Data to improve services

UM also wants to use data from across departments to improve its services this year. Over the next eight months, it will move to a new system for administration, which will “bring data together under one roof so it is easier for us to see what’s going on”, Professor Awang says.

For instance, it will help track when students are falling behind in courses. “We will hopefully have an easier way of assessing and discovering where students are weak and making some kind of analysis to see where they should be heading in the future,” he adds.

The new system will make scheduling classes easier as well, allowing students to take courses from other departments which they may not have been able to take otherwise. It will also help the university create new degree programmes by mixing and matching existing courses.

Generating new income

Another priority for the university is to become more financially self-sustainable. It plans to invest in new, diverse businesses to earn additional income, and rely less on government funding.

The university already owns a 1,200-bed public hospital, and plans to open a new 500-bed private hospital in the next few years. It also owns oil palm plantations which it plans to expand.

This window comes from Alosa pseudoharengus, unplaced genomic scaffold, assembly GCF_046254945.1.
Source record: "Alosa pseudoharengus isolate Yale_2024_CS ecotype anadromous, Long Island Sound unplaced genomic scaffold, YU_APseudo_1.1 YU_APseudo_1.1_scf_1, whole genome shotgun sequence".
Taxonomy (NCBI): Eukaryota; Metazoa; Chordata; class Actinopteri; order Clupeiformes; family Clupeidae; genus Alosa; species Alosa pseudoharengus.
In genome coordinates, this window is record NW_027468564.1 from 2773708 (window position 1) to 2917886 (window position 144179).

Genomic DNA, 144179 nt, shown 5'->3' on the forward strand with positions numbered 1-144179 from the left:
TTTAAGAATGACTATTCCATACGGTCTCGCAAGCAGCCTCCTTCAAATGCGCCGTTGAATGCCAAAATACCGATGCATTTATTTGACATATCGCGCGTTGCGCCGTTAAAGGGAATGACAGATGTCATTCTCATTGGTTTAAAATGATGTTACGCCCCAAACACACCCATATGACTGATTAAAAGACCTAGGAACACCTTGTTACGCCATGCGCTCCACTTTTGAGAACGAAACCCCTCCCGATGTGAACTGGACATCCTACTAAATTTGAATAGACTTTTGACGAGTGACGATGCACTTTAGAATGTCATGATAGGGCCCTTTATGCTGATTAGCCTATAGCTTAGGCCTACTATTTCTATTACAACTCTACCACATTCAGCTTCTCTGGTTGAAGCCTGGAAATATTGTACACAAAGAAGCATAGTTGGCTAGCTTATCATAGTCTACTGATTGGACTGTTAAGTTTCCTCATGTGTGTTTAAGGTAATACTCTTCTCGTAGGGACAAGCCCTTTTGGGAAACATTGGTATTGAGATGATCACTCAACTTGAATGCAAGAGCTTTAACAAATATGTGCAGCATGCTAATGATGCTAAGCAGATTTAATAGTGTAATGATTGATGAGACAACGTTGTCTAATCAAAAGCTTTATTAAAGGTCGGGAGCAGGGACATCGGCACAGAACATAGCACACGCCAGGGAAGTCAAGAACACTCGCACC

It also started a private university two years ago, but this is not profitable yet. “A private university takes to become profitable, so we are also investing in some other projects,” says Professor Awang Bulgiba.

The businesses are operated by a holding company that is owned by the university and reports to its board of directors.

Research partnerships with businesses

Finally, the university wants to work closer with businesses on research projects. UM is already the highest ranked for research in Malaysia, but wants to make sure that its research is relevant for businesses to use.

This year it will open a new research park on electronics, telecommunications, healthcare and nanotechnology. It will host multinational companies which can partner with researchers from the university.

It will also open an incubator to support new startups growing from the university, helping them kickstart their businesses and partner with established companies.

Alongside this, the university has been changing its own research approach over the last three years. “The kind of research we do is now less fundamental and more translational”, involving more cross-departmental work, says Professor Awang Bulgiba, who was previously Deputy Vice Chancellor for Research.
“The kind of research we do is now less fundamental and more translational”

To encourage cross-faculty work, “we have been reaching out and making connections between departments, and we have been changing the way we allocate money for research,” he adds.

The university has also set specific outcomes for researchers, he says. “People understand that to solve or to reach [that] particular outcome, they can no longer expect to solve a project just by themselves.”

These steps are already showing results for the university. “Our researchers now are being sought after to provide solutions to industries which do not just involve a single department or single discipline,” he says.

By 2025, the university hopes to be financially sustainable, and have a better curriculum, more engaging classes and improved research. 2016 will be crucial for the university to reach this goal.